THE TIME WHEN NIGEL MANSELL PASSED OUT FROM RACING HEAVILY IN THE HEAT
A race no one will ever forget...
Formula 1 is a straining and tense sport. A lot of people who don't know how Formula 1 works assume that it's just a race car driver racing around in quick cars. What most people don't realize is that Formula 1 is one of the most difficult and pressuring sports in the world. It takes an immense amount of talent, training, hard work, and consistency. Imagine trying to overtake and fight everyone in a race car for about 2 hours in one of the hottest and most humid climates, while also fighting against G-Forces and trying to remember your team strategy. Most of the time it works out, but sometimes the human in us kicks in. And that is what happened to 1-Time World Champion, Nigel Mansell.
It was the year 1984, and Formula 1 was getting ready to race in hot and humid Dallas, Texas. Nigel Mansell was starting first on the grid after he achieved his first Formula 1 pole position during qualifying on Saturday. This year specifically had excruciating heat that would make it almost impossible to finish the race. It was worrying to the drivers and teams because the drivers already go through a lot of sweat and pressure, and the added scalding heat didn't make things any better. It was set to be a very interesting and thrilling race indeed. And boy it sure was... in one way or another. Mansell led the grid for the first half of the race before his tires went off, which caused him to fall back. The Brit had to make a mandatory pit stop, pulling him to the midfield of the grid.
1984 Dallas Grand Prix
Nigel was running in 5th when he had to give it his all. Mansell is a lion, and he fights his hardest in every race he starts, and this wasn't the exception. It was two laps down till the checkered flag, and the heat was starting to get to the Brit. The lotus gearbox was done for after Nigel hit the wall and damaged it. That specific wall took most cars out of the race, resulting in only 8 cars being able to finish the Dallas Grand Prix. Retirements occurred either due to engine failures or bad track conditions. It was 2 painstaking hours that felt like 2 hundred years...
The top step of the podium was in Nigel's sight, he could feel it, taste it, and touch the hard-earned victory. Yet we don't know if that sight really happened, or if it was just Mansell's dehydration and delusion.
Nigel Mansell got out of his non-functional Lotus and was ready to give it his all. Mansell pushed his 1984 Lotus 95T to the finish line while passing out and falling to the ground from fatigue and dehydration. If that doesn't give you respect for Formula 1 drivers then I don't know what will.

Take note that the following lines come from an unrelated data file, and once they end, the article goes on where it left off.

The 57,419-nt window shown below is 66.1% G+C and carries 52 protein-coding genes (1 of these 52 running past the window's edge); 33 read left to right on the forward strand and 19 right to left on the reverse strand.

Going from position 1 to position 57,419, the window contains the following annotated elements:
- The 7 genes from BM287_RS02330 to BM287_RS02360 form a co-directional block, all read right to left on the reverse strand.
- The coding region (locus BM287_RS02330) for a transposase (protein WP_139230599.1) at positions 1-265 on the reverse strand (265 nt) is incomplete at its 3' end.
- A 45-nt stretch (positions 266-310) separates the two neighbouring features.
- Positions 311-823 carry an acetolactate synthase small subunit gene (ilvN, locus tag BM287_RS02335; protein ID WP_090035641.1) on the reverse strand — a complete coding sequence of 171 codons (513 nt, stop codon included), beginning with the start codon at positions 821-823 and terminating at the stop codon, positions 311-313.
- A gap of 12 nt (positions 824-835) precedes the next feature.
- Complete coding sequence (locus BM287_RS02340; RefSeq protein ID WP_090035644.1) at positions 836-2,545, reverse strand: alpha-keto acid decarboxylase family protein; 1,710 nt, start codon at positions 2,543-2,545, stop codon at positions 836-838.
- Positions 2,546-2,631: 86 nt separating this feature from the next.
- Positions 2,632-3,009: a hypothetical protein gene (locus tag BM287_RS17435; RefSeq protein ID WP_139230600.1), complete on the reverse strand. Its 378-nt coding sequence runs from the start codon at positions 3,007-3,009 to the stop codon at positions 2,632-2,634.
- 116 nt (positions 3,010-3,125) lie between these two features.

Only eight cars finished the Dallas Grand Prix that day, Keke Rosberg made it on the top step of the podium sweating like no other. The race is recorded as one of the hottest on record after two hours of driving in an average temperature of 104 °F (40 °C). The 1984 Dallas Grand Prix is remembered for its exhausting weather conditions, horrid track conditions, and Nigel Mansell fainting while pushing his car over the line to save an interesting sixth-place finish.
It was one of the most controversial, bizarre and, thrilling races ever to be held. Definitely one for the history books. From moments such as Nigel passing out to the legend himself, Ayrton Senna saying that he retired because the wall moved. The heat brought drama and the horrible track conditions added to it. Let us just say the street circuit wasn't the smoothest asphalt. 1984 Dallas Grand Prix winner, Keke Rosberg described it as...
The already dire situation kept getting worse. Drivers had to wear ice on their heads to keep them cooled from the immense heat that was being generated. Rosberg used a water-cooled skullcap, and Osella’s Piercarlo Ghinzani had to be 'revived' and 'brought back to life' with a bucket of cold water. Heat mixed with fire suits, mixed with hot F1 cars, mixed with dreadful track conditions didn't go well together.
Nigel was carried out to the pits, got checked out, and was given some well-deserved water. Notwithstanding the fact that the bound 1-Time World Champion went through all the hard work to only receive one championship point in return, but it still hails as one of Mansell's most memorable moments in Formula 1. Besides, it does make for a captivating story indeed.
DID YOU KNOW ABOUT NIGEL MANSELL'S 1984 DALLAS GP STORY?